The debacle between Huawei and major US vendors like Google, Intel, and Qualcomm with a behemothic underpinning from the US Government is premised on who is going to be the leader in 5G. Huawei greatly positioned itself in all relevant parts of the network – from access, via backhaul, through the core. If the first generation (1G) brought about mobility in technology, the second generation (2G) brought us into the digital world. The third-generation (3G) saw the introduction of mobile data, while the fourth generation (4G) created the mobile broadband that we use today.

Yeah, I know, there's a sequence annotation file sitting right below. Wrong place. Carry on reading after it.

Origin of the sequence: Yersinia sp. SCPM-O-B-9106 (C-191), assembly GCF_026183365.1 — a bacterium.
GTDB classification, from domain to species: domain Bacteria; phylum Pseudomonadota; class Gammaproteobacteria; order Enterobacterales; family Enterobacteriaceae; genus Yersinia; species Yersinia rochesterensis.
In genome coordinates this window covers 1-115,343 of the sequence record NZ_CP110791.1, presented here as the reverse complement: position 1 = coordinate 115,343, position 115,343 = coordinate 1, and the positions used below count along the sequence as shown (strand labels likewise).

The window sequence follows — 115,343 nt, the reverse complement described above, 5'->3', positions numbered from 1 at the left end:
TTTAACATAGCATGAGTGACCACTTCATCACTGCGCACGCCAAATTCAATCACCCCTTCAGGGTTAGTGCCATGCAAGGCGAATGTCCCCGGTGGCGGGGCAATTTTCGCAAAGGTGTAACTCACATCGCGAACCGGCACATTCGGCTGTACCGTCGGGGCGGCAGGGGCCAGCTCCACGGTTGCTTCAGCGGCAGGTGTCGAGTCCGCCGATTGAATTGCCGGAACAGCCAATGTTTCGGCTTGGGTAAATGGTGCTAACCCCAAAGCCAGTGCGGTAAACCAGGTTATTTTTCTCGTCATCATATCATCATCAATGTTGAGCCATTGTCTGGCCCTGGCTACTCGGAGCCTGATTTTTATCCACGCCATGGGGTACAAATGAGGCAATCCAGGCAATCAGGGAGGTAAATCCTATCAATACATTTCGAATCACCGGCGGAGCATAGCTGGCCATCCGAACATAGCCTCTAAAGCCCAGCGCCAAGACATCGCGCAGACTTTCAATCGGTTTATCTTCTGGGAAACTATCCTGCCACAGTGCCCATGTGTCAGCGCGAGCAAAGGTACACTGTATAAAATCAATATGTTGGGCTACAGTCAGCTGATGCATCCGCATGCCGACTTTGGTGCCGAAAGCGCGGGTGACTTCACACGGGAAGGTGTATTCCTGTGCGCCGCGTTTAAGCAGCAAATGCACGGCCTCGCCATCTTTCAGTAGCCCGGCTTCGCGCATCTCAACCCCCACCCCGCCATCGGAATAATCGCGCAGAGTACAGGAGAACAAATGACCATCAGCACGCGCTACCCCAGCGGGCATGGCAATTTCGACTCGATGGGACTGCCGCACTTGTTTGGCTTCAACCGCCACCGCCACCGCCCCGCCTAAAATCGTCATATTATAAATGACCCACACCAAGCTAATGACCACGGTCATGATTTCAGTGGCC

Unlike previous generations which took us a single step forward arithmetically (though in scale, it was always a big one), the fifth generation (5G) takes us multiple steps in varying directions. When you think 5G, think about Artificial Intelligence & Robotics, think about the Internet of Things, and think about Virtual & Augmented Reality. 5G will enable this technological phenomenon to be deployed at the speed of light through applications like the Enhanced Mobile Broadband (eMBB) providing increased capacity for mobile subscribers at a peak rate of over 1Gbps per customer.Read More »